An American tradition, this year Thanksgiving has marked the start of a sales frenzy which continues on Black Friday and ends on the note of CyberMonday. The three holidays lined up to make the most frenzied shopping spree that leads up to the busy Christmas period which is lying a month away.
But it is not just the United States as consumers from across the world had spent more than US$5.3 billion in the two-days sales starting on Thanksgiving last Thursday which was extended to Black Friday. This figure accounts for an 18 percent increase from the previous year, according to a report from Adobe Systems.
In this scenario, Amazon, the giant internet business says that Thanksgiving is gradually becoming the new Black Friday as the company noted that some of its site’s Best Black Friday deals have already heated up during the “Turkey 5”.
However, when evaluating just Black Friday, the sales on the popular shopping festivity accounts for an estimated US$3.34 billion by the end of the day, which is a 21.6 percent increase from the same day last year, says Adobe Systems.
But comparatively, this year more buyers were going online for bargains and convenience instead of the traditional campout outside the bricks and mortar shop. Spending via mobile devices on Friday in the United States increased 33 percent to an all-time high of US$1.2 billion.
These results were not unexpected as it was clear that the mobile platform has a significant impact on e-commerce sales as apparent on Alibaba’s Singles Day Sales held on November 11. Furthermore, mobile platforms are convenient for customers to compare and do their shopping anywhere, anytime and in anyway.
Major retailers, like Amazon, Walmart, Target and eBay, noted that mobile traffic and sales were on the rise. Amazon said that mobile orders on Thanksgiving topped Cyber Monday last year, for example, while Walmart said that over 70 percent of website traffic on Thanksgiving was mobile. Target said that 60 percent of Thanksgiving sales were from mobile devices.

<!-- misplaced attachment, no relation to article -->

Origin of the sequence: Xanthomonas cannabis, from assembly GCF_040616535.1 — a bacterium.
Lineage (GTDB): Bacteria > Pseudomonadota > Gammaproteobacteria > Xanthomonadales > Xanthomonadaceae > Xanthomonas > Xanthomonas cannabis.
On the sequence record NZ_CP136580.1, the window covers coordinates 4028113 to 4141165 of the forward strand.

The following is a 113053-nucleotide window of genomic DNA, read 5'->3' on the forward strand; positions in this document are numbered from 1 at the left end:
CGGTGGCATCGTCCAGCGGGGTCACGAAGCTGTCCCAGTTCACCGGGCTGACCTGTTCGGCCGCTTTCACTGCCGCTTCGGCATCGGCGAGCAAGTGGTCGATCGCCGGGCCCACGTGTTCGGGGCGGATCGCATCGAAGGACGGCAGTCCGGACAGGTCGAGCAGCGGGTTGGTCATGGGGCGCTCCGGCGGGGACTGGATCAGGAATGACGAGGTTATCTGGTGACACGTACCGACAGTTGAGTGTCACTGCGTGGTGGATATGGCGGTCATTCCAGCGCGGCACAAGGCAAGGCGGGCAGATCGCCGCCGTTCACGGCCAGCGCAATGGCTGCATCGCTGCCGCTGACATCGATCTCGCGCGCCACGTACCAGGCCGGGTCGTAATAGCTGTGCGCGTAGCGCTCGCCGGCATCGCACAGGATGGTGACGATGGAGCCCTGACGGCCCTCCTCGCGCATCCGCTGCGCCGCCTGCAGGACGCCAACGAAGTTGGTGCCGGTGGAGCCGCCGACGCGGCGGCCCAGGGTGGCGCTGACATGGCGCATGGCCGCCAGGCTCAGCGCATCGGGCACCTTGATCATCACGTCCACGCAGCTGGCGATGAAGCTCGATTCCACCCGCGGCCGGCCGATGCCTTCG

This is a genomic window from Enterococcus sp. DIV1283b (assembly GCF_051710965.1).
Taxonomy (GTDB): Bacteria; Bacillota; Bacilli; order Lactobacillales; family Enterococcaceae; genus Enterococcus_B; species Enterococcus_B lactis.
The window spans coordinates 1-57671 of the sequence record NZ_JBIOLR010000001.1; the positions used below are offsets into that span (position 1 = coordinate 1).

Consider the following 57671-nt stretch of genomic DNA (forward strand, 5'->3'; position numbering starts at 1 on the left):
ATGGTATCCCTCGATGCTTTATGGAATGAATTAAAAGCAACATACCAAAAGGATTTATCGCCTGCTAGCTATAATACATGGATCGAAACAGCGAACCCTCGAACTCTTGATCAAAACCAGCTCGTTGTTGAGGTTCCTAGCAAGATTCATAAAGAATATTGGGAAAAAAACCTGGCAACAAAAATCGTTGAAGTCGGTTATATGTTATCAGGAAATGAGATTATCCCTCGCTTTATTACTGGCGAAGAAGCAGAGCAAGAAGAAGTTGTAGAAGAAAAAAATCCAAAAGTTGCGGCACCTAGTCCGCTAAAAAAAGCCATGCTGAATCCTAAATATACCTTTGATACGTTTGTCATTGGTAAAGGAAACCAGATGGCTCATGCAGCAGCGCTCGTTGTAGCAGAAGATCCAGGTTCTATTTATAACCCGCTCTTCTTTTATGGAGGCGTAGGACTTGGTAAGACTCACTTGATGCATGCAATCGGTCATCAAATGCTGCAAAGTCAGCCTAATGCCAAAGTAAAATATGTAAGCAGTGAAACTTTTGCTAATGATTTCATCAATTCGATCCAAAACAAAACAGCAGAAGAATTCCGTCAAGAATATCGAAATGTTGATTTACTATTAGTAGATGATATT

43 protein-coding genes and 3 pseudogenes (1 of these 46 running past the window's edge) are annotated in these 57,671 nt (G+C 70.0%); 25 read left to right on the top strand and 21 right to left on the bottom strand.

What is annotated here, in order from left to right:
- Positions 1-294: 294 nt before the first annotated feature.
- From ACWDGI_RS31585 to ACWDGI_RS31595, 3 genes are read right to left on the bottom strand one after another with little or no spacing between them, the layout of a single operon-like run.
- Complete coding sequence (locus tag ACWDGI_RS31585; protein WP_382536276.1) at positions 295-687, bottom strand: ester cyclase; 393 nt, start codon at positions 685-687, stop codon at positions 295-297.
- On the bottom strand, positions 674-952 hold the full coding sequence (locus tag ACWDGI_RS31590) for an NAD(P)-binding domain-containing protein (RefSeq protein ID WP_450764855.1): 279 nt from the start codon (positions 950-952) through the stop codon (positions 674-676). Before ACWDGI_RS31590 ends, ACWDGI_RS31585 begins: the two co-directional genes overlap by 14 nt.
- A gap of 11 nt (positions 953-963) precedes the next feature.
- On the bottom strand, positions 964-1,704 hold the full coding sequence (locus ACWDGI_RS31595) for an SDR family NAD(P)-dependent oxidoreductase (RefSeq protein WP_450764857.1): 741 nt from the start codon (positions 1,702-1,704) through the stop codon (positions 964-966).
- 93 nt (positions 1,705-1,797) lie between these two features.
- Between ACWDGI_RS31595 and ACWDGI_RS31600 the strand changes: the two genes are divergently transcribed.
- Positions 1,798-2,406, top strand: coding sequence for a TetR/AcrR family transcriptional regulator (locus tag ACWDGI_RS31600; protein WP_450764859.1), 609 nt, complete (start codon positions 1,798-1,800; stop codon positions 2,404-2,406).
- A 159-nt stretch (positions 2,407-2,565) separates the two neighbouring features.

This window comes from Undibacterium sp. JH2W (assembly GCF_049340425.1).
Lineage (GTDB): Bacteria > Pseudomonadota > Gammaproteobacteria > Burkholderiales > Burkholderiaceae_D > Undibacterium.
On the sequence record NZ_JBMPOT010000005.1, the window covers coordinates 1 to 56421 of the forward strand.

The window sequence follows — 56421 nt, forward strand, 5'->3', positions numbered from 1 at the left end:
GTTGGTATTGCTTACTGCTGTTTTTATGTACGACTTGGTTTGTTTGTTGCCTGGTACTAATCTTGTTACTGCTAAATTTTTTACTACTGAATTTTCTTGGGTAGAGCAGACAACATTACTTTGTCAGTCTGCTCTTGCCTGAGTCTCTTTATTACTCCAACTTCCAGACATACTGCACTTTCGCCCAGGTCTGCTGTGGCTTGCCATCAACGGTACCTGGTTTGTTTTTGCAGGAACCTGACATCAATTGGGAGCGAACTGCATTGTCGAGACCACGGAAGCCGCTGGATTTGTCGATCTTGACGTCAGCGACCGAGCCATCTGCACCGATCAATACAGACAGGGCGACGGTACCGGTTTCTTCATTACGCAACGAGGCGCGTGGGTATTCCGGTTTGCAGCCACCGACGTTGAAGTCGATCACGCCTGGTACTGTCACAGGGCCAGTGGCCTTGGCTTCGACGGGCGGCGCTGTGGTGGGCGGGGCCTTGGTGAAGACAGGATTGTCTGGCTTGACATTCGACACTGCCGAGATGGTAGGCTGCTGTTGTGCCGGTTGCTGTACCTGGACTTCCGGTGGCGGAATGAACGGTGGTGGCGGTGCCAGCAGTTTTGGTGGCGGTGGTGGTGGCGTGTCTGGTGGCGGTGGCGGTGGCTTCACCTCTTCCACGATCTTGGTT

What’s interesting, however as reported by Adobe, is that smartphones do not drive as many conversions as tablets and desktops. Because while conversions were up overall, smartphone conversions were at 1.9 percent, compared with tablets at 3.7 percent and desktops at 4 percent. While Holiday averages also showed similar properties where it was 1.3 percent for phones, while 2.9 percent and 3.2 percent for tablets and desktop respectively.
Additionally, Adobe also noted this year’s top-selling electronics were Apple iPads, Samsung 4K TVs, the Apple Macbook Air, LG TVs and Microsoft Xbox. While top-selling toys included Lego Creator Sets, electric scooters from Razor, Nerf Guns, DJI Phantom Drones, and Barbie Dreamhouse.
Adobe’s report is based on aggregated and anonymous data from 22.6 billion visits to retail websites. But Adobe’s sample is large enough for its numbers to be fairly close. Its report is based on aggregated data from 22 billion visits to retail websites and includes 80 percent of all online transactions from the top 100 U.S. retailers.
Despite the record numbers, the e-commerce industry is still recovering from the downturn it took following the election.
“The negative impact on online shopping we saw following the election has not been fully made up, but consumers are back online and shopping,” said Tamara Gaffney, principal analyst, and director, Adobe Digital Insights, in a statement. “As spending ramps up on Black Friday, we are back on track. We still expect Cyber Monday to surpass Black Friday and become the largest online sales day in history with $3.36 Billion.”
On another note, President-elect Donald Trump has also participated the online sales excitement as on Friday morning, Trump’s online store has made an announcement that it was offering a 30 percent off deal on all campaign products, which includes a US$149 Christmas ornament, following by a promotional email saying that “President-elect Trump loves a great deal.”
For more information, please visit Adobe Online Shopping Data
By Vivian Foo, Unicorn Media